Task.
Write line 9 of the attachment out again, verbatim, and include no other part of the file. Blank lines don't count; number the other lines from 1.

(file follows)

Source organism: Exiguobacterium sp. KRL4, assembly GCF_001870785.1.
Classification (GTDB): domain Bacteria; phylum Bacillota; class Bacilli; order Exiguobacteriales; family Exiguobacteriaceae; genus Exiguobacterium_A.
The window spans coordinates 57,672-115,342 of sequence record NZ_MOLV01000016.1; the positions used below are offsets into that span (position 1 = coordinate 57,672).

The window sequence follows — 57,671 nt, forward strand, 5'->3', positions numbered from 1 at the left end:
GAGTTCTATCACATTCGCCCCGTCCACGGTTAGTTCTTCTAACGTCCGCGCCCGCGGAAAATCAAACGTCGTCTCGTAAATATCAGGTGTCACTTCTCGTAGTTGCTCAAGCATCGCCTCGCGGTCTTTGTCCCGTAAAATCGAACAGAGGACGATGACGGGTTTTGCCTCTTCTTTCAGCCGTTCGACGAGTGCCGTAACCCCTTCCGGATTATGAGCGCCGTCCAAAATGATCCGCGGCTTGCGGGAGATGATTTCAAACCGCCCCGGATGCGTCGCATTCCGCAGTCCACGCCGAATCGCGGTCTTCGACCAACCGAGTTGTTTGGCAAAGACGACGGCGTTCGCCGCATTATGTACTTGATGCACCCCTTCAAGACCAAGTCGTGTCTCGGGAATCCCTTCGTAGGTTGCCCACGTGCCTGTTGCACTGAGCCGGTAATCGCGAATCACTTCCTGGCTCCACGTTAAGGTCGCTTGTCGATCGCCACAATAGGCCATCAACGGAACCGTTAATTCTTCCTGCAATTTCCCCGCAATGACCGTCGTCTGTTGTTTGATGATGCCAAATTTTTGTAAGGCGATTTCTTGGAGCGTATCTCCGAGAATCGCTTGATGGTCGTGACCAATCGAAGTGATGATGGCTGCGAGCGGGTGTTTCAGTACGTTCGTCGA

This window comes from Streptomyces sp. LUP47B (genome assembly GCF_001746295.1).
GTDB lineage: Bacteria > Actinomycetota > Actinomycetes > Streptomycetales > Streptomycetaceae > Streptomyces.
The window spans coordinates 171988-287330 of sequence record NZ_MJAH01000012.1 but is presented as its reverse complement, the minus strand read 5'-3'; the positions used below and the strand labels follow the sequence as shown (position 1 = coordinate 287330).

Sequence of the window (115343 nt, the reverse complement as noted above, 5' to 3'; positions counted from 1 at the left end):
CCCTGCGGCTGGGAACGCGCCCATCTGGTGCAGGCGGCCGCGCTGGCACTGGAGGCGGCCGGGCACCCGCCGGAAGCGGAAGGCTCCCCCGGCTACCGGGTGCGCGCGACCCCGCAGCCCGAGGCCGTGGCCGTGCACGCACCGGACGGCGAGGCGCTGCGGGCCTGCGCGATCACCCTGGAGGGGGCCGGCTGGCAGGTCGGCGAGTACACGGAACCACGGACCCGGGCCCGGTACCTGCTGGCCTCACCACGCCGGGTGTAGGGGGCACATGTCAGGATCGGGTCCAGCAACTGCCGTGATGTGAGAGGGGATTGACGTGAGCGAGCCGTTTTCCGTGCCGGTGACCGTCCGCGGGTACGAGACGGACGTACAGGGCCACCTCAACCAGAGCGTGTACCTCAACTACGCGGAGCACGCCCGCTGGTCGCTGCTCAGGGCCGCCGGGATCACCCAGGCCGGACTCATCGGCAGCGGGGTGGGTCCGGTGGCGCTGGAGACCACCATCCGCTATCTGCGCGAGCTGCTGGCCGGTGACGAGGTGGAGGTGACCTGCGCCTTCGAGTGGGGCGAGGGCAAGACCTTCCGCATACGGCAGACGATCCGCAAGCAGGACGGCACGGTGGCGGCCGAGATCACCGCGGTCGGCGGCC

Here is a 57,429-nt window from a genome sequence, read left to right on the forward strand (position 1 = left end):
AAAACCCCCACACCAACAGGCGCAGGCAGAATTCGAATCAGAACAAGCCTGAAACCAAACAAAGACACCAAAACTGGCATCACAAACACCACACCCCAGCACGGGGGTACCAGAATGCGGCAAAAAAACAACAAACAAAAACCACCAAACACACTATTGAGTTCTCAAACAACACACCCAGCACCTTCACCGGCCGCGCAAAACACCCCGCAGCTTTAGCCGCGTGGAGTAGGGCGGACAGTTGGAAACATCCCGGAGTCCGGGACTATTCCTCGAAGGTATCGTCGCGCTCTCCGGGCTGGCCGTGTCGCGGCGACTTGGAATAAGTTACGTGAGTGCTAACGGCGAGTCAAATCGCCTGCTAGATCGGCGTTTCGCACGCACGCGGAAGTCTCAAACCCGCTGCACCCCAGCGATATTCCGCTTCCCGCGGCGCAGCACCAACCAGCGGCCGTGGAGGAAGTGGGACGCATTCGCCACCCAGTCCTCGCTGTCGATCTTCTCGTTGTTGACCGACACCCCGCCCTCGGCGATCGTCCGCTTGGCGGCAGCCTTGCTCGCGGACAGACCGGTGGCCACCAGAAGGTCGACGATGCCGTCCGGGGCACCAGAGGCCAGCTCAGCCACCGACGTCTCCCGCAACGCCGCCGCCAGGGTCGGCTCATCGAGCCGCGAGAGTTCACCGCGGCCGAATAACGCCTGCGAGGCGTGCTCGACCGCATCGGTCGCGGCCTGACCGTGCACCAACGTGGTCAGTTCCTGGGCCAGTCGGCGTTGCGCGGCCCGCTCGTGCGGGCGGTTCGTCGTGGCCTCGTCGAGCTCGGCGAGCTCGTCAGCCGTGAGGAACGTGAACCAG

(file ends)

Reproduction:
Sequence of the window (115343 nt, the reverse complement as noted above, 5' to 3'; positions counted from 1 at the left end):